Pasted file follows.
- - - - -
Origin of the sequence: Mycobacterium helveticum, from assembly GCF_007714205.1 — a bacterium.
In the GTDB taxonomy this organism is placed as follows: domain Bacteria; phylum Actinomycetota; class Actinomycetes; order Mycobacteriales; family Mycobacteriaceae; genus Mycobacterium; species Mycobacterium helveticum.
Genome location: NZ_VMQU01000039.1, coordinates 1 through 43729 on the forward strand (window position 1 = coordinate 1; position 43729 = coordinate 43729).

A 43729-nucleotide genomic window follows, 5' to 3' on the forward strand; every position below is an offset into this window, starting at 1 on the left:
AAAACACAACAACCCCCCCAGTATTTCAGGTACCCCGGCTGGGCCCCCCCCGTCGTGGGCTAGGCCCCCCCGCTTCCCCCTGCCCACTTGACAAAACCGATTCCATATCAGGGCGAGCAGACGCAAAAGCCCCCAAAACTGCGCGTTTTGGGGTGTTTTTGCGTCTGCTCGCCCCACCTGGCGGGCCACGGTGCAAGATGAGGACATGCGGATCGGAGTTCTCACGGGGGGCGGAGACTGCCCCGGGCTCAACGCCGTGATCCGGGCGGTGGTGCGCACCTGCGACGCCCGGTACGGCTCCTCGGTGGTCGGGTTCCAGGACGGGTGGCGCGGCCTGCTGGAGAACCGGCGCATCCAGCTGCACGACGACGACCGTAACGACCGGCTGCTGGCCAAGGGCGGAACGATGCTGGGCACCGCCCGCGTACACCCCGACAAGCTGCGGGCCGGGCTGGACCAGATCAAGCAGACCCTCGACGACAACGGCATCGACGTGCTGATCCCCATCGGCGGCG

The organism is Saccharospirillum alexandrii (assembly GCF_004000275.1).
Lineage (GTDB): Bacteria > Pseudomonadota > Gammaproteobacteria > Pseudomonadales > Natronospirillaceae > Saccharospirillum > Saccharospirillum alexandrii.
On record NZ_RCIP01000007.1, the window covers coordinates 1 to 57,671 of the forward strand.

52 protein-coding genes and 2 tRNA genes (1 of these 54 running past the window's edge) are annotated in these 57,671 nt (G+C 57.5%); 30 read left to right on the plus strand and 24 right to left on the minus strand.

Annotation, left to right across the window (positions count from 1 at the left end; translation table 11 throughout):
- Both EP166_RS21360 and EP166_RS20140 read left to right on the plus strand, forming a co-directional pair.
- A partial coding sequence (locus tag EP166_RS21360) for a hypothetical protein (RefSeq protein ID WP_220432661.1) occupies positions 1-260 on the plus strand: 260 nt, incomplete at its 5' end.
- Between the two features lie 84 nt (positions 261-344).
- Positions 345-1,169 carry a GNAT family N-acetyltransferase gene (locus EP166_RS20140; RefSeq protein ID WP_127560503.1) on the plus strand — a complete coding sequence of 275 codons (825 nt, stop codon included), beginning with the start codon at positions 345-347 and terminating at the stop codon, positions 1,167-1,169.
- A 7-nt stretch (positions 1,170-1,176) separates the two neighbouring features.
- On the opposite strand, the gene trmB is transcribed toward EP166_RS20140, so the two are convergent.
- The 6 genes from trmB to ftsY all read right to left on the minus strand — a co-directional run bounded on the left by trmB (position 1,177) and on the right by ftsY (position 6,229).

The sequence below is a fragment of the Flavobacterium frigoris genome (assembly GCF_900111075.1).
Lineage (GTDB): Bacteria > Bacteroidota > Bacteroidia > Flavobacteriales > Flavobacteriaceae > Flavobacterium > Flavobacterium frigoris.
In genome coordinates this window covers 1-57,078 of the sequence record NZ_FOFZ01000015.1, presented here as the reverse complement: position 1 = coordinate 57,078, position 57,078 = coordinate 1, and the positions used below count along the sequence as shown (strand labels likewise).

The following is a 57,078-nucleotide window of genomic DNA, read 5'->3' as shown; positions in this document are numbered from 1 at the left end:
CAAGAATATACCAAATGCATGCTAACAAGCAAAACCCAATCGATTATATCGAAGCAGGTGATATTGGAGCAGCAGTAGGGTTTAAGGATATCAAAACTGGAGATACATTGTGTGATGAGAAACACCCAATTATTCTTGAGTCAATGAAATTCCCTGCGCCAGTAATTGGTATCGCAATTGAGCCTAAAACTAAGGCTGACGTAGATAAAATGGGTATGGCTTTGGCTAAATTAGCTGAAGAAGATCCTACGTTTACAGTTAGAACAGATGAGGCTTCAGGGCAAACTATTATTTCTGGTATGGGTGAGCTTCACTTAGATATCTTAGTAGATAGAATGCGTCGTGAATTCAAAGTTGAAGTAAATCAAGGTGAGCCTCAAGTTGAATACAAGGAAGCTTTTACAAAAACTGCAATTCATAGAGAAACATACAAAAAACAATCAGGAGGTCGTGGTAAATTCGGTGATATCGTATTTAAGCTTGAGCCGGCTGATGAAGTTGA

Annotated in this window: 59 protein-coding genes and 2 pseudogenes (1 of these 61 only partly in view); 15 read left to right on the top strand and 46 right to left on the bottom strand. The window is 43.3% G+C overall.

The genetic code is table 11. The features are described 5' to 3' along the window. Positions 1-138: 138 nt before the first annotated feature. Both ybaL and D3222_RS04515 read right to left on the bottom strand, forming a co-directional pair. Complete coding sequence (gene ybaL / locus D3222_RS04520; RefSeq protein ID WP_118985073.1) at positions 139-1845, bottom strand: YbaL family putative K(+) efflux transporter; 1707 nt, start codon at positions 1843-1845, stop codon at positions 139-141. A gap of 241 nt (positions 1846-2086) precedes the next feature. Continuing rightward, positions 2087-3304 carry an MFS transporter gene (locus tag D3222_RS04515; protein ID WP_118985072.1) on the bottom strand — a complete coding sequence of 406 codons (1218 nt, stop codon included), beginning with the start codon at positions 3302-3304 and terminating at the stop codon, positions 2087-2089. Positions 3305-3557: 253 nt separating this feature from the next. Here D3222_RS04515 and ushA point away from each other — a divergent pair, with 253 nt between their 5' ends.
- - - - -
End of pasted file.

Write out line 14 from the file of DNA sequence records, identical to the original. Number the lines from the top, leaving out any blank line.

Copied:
- Positions 345-1,169 carry a GNAT family N-acetyltransferase gene (locus EP166_RS20140; RefSeq protein ID WP_127560503.1) on the plus strand — a complete coding sequence of 275 codons (825 nt, stop codon included), beginning with the start codon at positions 345-347 and terminating at the stop codon, positions 1,167-1,169.